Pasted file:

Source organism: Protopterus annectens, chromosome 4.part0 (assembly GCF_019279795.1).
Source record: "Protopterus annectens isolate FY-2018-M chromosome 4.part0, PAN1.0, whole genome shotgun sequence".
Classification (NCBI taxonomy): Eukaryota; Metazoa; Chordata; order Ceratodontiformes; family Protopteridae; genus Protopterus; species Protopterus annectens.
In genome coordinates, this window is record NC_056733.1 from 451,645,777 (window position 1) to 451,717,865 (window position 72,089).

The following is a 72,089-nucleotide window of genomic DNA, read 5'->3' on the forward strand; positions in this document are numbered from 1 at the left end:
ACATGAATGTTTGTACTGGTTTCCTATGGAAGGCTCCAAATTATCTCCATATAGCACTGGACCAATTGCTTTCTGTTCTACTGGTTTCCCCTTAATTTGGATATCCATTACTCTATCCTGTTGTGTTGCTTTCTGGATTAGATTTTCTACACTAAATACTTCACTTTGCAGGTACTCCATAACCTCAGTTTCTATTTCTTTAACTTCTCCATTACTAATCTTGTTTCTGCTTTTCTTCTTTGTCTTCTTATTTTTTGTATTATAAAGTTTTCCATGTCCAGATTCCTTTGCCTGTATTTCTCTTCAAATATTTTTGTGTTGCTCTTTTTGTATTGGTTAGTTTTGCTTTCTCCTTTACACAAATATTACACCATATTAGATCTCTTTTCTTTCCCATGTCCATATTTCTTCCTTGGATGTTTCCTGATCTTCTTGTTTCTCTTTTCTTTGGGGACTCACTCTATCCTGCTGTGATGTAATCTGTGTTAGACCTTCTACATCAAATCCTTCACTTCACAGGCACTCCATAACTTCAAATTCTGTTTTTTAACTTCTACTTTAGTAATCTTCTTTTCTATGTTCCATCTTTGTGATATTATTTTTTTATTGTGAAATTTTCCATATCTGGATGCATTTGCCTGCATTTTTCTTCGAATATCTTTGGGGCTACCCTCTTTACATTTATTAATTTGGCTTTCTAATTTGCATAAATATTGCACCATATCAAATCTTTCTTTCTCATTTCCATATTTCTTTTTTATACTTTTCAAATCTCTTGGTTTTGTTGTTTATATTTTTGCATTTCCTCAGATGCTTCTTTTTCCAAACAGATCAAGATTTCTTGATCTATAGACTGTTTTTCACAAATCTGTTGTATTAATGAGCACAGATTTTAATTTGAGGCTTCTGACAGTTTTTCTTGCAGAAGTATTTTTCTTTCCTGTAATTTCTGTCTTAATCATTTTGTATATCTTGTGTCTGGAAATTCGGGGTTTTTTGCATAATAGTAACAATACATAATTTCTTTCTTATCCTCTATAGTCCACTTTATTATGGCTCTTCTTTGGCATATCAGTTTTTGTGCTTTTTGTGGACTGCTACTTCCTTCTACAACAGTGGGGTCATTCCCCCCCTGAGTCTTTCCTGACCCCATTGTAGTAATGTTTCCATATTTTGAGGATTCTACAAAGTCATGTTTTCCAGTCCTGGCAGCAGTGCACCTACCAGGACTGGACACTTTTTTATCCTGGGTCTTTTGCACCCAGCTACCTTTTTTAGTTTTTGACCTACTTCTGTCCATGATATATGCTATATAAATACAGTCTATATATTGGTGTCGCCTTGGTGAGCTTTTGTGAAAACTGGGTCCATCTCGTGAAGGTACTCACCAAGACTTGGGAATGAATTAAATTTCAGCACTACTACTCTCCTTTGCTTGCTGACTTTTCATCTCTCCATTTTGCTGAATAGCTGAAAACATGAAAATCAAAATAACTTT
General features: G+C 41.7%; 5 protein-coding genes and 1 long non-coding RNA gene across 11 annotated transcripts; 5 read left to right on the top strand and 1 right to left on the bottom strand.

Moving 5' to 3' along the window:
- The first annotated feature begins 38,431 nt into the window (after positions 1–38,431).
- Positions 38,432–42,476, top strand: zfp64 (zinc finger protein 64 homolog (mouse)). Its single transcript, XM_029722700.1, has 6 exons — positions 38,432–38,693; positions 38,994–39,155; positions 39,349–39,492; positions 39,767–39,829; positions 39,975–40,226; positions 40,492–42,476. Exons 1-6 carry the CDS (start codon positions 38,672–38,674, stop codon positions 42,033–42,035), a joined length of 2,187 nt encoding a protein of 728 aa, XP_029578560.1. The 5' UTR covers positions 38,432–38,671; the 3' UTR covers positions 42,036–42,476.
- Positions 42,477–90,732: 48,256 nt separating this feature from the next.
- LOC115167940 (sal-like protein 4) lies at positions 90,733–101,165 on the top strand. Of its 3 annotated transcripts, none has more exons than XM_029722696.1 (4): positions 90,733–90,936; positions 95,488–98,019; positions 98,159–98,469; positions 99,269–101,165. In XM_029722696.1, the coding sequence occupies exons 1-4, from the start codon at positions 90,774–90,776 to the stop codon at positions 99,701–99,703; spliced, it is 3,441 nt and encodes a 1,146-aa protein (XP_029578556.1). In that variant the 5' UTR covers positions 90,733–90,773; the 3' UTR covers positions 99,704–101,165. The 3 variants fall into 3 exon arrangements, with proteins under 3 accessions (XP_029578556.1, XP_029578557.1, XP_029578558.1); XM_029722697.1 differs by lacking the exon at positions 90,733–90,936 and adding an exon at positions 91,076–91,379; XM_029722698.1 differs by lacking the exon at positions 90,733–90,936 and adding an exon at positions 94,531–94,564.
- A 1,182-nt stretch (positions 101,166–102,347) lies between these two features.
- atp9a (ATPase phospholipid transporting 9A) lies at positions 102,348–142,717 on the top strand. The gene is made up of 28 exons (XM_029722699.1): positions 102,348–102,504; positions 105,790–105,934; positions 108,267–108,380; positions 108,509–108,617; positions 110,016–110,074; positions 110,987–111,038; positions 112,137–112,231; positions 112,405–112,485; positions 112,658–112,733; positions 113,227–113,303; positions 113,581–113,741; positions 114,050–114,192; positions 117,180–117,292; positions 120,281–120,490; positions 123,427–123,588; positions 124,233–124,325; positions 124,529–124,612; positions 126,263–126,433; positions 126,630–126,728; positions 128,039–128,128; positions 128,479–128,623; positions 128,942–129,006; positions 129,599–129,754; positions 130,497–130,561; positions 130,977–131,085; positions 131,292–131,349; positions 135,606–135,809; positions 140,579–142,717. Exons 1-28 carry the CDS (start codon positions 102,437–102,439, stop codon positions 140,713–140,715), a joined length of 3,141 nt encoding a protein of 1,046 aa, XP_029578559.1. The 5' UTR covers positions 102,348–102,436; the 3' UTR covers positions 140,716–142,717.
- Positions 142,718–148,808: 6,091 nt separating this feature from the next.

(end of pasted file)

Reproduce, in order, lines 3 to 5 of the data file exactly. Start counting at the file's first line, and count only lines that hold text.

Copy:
Classification (NCBI taxonomy): Eukaryota; Metazoa; Chordata; order Ceratodontiformes; family Protopteridae; genus Protopterus; species Protopterus annectens.
In genome coordinates, this window is record NC_056733.1 from 451,645,777 (window position 1) to 451,717,865 (window position 72,089).

The following is a 72,089-nucleotide window of genomic DNA, read 5'->3' on the forward strand; positions in this document are numbered from 1 at the left end: